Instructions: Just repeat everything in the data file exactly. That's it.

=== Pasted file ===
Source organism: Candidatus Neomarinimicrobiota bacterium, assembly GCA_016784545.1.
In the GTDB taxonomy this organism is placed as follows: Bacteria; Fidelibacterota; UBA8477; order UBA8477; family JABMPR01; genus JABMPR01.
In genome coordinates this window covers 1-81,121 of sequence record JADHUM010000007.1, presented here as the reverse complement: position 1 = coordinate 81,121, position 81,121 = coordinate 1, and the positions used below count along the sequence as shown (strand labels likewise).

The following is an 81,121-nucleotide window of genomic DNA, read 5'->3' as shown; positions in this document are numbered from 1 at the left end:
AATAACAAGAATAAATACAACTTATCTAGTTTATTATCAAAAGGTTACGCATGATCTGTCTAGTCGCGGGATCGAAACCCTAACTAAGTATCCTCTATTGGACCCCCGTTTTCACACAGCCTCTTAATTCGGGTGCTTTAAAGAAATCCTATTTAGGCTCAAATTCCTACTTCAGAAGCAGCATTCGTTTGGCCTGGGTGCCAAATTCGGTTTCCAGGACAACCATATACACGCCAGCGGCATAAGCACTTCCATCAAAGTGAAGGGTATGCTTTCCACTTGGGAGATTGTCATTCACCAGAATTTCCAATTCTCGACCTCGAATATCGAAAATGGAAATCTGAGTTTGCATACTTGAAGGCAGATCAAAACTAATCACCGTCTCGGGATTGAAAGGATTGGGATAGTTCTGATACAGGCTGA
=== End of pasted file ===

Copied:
Source organism: Candidatus Neomarinimicrobiota bacterium, assembly GCA_016784545.1.
In the GTDB taxonomy this organism is placed as follows: Bacteria; Fidelibacterota; UBA8477; order UBA8477; family JABMPR01; genus JABMPR01.
In genome coordinates this window covers 1-81,121 of sequence record JADHUM010000007.1, presented here as the reverse complement: position 1 = coordinate 81,121, position 81,121 = coordinate 1, and the positions used below count along the sequence as shown (strand labels likewise).

The following is an 81,121-nucleotide window of genomic DNA, read 5'->3' as shown; positions in this document are numbered from 1 at the left end:
AATAACAAGAATAAATACAACTTATCTAGTTTATTATCAAAAGGTTACGCATGATCTGTCTAGTCGCGGGATCGAAACCCTAACTAAGTATCCTCTATTGGACCCCCGTTTTCACACAGCCTCTTAATTCGGGTGCTTTAAAGAAATCCTATTTAGGCTCAAATTCCTACTTCAGAAGCAGCATTCGTTTGGCCTGGGTGCCAAATTCGGTTTCCAGGACAACCATATACACGCCAGCGGCATAAGCACTTCCATCAAAGTGAAGGGTATGCTTTCCACTTGGGAGATTGTCATTCACCAGAATTTCCAATTCTCGACCTCGAATATCGAAAATGGAAATCTGAGTTTGCATACTTGAAGGCAGATCAAAACTAATCACCGTCTCGGGATTGAAAGGATTGGGATAGTTCTGATACAGGCTGA